Liability insurance is a part of the general insurance system of risk transference. Originally, individuals or companies that faced a common peril, formed a group and created a self-help fund out of which to pay compensation should any member incur loss. The modern system relies on dedicated carriers to offer protection against specified perils in consideration of a premium. Liability insurance is designed to offer specific protection against third party claims, i.e., payment is not typically made to the insured, but rather to someone suffering loss who is not a party to the insurance contract. In general, damage caused intentionally and contractual liability are not covered under liability insurance policies. When a claim is made, the insurance carrier has the right to defend the insured. The legal costs of a defense are not affected by any policy limits, which is useful because they can be significant where long trials are held to determine either fault or the amount of damages.
Overview of Liability Insurance
In many countries, liability insurance is a compulsory form of insurance for those at risk of being sued by third parties for negligence. The most usual classes of mandatory policy cover the drivers of vehicles, those who offer professional services to the public, those who manufacture products that may be harmful, and those who offer employment. The reason for such laws is that the classes of insured are deliberately engaging in activities that put others at risk of injury or loss. Public policy therefore requires that such individuals should carry insurance so that, if their activities do cause loss or damage to another, money will be available to pay compensation. In addition, there are a further range of perils that prudent people insure against and, consequently, the number and range of liability policies has increased in line with the rise of contingency fee litigation offered by lawyers (sometimes on a class action basis). Such policies fall into three main classes:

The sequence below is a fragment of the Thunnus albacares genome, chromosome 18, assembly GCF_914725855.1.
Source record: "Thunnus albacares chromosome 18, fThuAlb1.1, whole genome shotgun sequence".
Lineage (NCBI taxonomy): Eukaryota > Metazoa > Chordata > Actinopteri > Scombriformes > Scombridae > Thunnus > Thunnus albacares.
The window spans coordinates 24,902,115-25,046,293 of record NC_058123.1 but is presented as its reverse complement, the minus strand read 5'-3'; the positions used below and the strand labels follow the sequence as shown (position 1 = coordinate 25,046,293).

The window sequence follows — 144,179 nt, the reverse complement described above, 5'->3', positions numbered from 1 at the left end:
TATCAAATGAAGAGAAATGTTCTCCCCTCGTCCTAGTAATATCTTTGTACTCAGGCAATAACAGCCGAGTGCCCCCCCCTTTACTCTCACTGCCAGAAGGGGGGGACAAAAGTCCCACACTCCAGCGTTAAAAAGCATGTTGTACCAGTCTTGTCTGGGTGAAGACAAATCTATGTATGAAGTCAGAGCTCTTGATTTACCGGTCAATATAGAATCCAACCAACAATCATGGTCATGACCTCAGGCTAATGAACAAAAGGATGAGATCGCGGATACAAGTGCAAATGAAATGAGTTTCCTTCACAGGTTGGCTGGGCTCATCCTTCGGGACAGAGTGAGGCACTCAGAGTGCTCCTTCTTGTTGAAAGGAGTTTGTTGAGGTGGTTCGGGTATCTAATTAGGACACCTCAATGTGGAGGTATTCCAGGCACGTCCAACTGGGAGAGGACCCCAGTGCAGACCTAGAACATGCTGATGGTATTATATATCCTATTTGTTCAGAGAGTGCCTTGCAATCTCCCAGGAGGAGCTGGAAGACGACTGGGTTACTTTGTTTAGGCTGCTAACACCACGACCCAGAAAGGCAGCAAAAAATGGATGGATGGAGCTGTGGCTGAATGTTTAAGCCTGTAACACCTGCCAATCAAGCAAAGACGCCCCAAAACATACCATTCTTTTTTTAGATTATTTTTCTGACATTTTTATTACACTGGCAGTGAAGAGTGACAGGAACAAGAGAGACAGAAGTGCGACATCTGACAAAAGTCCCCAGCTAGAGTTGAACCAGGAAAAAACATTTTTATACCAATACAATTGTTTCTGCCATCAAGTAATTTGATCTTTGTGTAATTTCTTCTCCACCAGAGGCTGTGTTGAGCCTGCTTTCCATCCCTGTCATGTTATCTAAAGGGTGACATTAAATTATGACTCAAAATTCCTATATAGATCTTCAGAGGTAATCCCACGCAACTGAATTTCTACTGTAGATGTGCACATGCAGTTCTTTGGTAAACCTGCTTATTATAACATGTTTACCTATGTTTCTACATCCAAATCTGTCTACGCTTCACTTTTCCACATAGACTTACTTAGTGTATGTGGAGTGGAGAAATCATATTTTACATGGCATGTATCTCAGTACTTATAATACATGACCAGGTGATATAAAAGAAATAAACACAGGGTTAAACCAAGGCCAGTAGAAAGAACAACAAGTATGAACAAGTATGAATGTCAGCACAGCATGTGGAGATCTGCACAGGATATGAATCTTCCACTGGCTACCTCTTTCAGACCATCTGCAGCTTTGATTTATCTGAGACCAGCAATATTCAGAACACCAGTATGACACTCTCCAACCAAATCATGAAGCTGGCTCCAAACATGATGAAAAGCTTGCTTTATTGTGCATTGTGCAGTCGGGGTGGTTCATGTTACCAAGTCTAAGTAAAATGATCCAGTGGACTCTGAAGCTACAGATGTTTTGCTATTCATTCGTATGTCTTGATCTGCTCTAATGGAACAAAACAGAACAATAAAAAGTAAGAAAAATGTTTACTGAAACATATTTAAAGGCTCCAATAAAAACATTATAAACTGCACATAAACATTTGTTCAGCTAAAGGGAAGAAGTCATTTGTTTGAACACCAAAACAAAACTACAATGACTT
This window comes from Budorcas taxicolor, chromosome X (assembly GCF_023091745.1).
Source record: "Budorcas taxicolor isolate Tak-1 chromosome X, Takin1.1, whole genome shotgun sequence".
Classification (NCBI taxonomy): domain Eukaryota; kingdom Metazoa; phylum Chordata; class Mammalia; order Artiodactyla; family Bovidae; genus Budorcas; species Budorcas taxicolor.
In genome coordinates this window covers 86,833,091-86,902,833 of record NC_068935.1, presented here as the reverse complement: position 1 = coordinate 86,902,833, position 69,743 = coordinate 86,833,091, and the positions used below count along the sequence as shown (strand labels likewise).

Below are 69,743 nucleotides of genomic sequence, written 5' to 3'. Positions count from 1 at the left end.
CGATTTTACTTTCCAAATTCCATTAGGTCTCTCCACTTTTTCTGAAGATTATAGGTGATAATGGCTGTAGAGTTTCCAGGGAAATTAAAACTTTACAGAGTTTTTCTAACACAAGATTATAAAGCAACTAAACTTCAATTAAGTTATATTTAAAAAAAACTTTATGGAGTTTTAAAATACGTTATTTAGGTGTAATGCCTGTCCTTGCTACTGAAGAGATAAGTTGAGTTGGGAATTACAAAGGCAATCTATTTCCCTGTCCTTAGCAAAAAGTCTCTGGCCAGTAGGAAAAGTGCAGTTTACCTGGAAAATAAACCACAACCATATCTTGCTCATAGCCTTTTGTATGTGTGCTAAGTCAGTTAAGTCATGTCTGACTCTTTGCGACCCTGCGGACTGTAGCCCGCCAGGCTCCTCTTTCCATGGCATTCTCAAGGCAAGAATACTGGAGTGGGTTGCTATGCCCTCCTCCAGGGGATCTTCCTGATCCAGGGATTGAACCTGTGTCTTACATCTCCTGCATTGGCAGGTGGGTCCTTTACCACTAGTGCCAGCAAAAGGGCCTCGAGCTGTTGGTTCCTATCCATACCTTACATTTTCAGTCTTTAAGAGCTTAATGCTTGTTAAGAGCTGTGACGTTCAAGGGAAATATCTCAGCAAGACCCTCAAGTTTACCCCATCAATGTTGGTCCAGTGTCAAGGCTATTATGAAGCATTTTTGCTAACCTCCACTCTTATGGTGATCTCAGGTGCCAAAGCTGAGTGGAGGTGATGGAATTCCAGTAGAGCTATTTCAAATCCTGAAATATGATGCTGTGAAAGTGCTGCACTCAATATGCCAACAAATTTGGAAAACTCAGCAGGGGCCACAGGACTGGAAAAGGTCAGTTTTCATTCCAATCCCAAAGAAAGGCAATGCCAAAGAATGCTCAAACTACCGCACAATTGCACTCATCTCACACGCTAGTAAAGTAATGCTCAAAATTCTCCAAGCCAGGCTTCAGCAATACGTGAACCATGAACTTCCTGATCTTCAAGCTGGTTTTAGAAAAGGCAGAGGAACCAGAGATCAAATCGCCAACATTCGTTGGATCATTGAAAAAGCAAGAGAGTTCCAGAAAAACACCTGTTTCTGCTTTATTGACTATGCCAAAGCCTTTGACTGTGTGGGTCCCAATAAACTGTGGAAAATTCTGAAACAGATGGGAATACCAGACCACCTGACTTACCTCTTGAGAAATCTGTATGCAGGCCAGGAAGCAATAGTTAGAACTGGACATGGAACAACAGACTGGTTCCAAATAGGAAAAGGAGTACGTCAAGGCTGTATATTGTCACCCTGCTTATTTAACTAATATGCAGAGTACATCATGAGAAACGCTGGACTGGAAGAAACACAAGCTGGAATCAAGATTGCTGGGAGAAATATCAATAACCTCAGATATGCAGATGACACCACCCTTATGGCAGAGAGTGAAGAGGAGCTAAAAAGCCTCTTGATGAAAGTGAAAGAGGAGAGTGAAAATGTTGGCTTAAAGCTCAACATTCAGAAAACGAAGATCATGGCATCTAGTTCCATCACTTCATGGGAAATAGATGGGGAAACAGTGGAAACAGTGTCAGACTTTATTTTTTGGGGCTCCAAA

Industry and commerce are based on a range of processes and activities that have the potential to affect third parties (members of the public, visitors, trespassers, sub-contractors, etc. who may be physically injured or whose property may be damaged or both). It varies from state to state as to whether either or both employer's liability insurance and public liability insurance have been made compulsory by law. Regardless of compulsion, however, most organizations include public liability insurance in their insurance portfolio even though the conditions, exclusions, and warranties included within the standard policies can be onerous.
Private individuals also occupy land and engage in potentially dangerous activities. For example, a rotten branch may fall from an old tree and injure a pedestrian, and many ride bicycles and skateboards in public places. The majority of states requires motorists to carry insurance and criminalise those who drive without a valid policy. Many also require insurance companies to provide a default fund to offer compensation to those physically injured in accidents where the driver did not have a valid policy.